These three teams were the apex model of teamwork at the start of the Overwatch League. Two of them have taken stage championships. Their dominance lasted through the first half of the season, but looks to be over. Seoul has had an ever-so-slightly decrease in play throughout each stage. London suddenly is close to doubling their total losses from two stages during stage three. The NYXL lost to a team that had just lost one of their best players, and couldn’t capitalize.

Meanwhile, the revitalized Valiant and Boston Uprising sit 5-1 and 6-0 in stage three, and look unstoppable. Boston has taken out both the NYXL and Seoul Dynasty, while Valiant swept Seoul and face London next. A passing of the torch to the teams that have figured out and studied their Korean opponents may be happening before our very eyes in stage three, and it has made the Overwatch League all the better for it.

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Featured Image courtesy of Robert Paul

Fusion

Almost a Great Team: Philadelphia Fusion

Week 3 of Stage 3 kicked off in the Overwatch League and there were many exciting matches to look forward to. One of those being the Stage 2 Finals rematch: Philadelphia Fusion vs New York Excelsior. After Philadelphia failed to take a third map, leading to their reverse sweep by the NYXL in the Stage 2 Finals, Philadelphia hoped to even the playing field in their rematch. Since the last time they met, both teams have continued to play well, taking care of business as usual and improving in the downtime. With their constant improvement, the Philadelphia Fusion were looking poised to beat the New York Excelsior in a rematch. But to no avail, the Fusion again found themselves in the same position.

So Close

Philadelphia Fusion

Pine of the NYXL

After a dominating Map 1 on Temple of Anubis and Map 2 on Numbani, the New York Excelsior looked like they didn’t have any answers for the Philadelphia Fusion. However, after a halftime break, the NYXL were able to regroup and it all came crumbling down for the Fusion. New York made key player substitutions in the tank and DPS roles, most notably they put in the big boss himself, Do-Hyeon “Pine” Kim. The final three maps – Ilios, Junkertown, Oasis – favored Pine heavily, due to his exceptional play on Widowmaker and McCree. Pine helped elevate his team’s play and lead the reverse sweep of the Philadelphia Fusion. Fusion players and supporters were in disbelief again, as they let another victory against the NYXL slip away.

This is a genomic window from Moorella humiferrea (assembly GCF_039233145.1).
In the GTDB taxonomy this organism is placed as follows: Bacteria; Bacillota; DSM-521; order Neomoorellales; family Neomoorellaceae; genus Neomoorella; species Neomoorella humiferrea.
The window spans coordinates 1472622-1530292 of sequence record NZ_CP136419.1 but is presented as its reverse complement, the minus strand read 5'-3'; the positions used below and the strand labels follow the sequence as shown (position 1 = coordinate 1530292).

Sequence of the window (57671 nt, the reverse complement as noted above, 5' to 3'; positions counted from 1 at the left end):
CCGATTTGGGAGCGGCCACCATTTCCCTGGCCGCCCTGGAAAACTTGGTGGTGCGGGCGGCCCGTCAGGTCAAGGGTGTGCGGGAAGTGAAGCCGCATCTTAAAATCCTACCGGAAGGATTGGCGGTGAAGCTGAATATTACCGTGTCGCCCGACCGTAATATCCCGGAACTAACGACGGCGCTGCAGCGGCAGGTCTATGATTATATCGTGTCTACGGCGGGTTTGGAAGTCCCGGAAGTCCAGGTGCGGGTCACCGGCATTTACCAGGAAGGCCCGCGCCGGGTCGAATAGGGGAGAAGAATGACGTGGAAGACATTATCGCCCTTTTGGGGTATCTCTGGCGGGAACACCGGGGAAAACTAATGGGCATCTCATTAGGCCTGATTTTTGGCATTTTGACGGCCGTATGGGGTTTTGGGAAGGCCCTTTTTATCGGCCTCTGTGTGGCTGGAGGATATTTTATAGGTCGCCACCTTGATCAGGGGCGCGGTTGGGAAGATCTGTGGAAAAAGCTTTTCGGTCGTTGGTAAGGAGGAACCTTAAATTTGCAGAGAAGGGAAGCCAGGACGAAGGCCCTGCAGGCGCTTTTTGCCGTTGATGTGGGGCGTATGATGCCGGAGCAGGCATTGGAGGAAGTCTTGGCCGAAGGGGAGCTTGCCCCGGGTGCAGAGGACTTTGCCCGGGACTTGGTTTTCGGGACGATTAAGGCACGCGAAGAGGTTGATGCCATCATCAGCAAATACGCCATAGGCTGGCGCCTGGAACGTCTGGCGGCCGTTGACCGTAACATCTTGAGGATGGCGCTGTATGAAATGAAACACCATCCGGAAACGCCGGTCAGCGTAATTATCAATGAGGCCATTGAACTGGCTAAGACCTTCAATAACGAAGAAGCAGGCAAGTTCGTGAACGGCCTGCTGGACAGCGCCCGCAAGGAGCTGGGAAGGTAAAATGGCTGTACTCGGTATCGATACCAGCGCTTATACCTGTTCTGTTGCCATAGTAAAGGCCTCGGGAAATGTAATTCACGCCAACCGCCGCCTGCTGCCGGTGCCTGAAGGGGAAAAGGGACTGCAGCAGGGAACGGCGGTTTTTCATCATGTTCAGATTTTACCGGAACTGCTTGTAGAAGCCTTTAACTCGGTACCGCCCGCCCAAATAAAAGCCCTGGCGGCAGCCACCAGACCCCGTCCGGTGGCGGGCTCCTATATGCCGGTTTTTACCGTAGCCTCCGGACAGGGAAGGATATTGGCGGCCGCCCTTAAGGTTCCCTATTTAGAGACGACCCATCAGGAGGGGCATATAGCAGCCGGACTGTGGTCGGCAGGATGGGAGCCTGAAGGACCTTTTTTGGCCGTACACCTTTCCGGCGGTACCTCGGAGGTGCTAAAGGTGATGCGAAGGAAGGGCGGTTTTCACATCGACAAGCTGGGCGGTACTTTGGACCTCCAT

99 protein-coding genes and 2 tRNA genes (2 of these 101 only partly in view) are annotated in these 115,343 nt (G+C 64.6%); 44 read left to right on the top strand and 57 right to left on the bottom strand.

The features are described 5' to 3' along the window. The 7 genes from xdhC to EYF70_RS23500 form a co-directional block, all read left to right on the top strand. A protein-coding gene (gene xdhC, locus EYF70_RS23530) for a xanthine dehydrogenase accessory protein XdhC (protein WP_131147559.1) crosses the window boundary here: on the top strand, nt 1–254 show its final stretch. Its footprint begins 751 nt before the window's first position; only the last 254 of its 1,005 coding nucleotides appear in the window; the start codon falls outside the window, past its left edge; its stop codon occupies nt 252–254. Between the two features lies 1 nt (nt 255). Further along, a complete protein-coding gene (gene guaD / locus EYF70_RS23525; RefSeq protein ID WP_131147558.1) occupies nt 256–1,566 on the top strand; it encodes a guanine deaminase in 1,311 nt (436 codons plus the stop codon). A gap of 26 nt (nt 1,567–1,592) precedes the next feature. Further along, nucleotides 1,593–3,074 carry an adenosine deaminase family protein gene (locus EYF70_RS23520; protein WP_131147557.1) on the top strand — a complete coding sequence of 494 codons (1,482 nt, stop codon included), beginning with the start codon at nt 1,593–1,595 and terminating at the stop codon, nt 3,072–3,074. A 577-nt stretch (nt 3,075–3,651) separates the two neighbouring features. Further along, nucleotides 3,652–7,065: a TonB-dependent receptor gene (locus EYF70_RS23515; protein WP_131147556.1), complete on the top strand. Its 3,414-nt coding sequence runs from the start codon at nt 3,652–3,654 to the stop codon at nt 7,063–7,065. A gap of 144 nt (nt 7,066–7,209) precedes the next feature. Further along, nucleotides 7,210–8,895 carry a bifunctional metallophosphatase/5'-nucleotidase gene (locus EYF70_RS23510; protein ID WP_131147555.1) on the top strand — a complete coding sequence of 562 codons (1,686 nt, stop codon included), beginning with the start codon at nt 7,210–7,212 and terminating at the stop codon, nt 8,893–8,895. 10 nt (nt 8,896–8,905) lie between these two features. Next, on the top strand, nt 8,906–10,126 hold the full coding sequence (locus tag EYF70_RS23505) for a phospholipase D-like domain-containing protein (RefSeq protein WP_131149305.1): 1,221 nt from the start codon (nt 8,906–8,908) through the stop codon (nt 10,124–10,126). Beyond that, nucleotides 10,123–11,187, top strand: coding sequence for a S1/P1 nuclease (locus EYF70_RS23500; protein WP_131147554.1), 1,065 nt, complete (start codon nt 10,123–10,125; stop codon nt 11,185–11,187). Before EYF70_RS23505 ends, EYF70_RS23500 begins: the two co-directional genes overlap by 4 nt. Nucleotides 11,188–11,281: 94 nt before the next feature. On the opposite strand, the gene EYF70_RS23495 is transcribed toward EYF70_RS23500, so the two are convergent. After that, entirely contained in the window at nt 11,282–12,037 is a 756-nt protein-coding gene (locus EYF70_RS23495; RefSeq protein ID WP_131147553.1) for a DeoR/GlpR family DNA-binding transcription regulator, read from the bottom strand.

NYXL Is the Best Overwatch League Team

To the NYXL’s credit, they had many clutch moments and stepped up when they needed to. The New York Excelsior are at the top for a reason, they either dominate teams or take games to a close map five. When teams play against the New York Excelsior they know that nothing comes free, it is earned. If the Philadelphia Fusion want to be known as a top tier team or even the best team they must close out series, against teams like the New York Excelsior. This game in Week 3 of Stage 3 proved two things: the NYXL are the best team in the Overwatch League, no questions, and the Philadelphia Fusion have the potential to be a great team like the NYXL. The clip below is from Map 4 on Junkertown in overtime and it show just how close these teams are.

All the Pieces

Philadelphia Fusion has all the pieces to be a great team. The Fusion have the raw talent such as Carpe and Eqo, they have great communication and they also have very good strategical awareness as a team. However, they need to finish out series. Just think, if they closed out the series in the Stage 2 Finals and in this rematch, beating New York Excelsior twice, we could argue that they are the best team in the Overwatch League.

Looking Ahead

We have a clear answer that the New York Excelsior are the best team in the Overwatch League, but if the Philadelphia Fusion continue to play well we can confidently say that they are a high tier team as well. The Philadelphia Fusion have shown that they can strategize and play against the best, they just need to convincingly finish out the series against strong teams, to be considered great. Depending on how the latter half of Stage 3 goes, there is a possibility that the Philadelphia Fusion and New York Excelsior can play each other again in the Stage 3 Playoffs. Stay tuned to the Overwatch League to find out if the Philadelphia Fusion can make the Stage Playoffs again and have another chance to beat the New York Excelsior.

 

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Featured Images Credit: Blizzard Entertainment/Overwatch League

Videos Clips: Overwatch League

Mistakes

Boston remain unbeaten in week 2

Just days before the week started, The Boston Uprising were hit with the news about Jonathan “DreamKazper” Sanchez. The organisation investigated the allegations and quickly released the player from their roster. With minimal scrim time and a huge hero pool to cover, Stanislav Mistakes Danilov was the player to step in.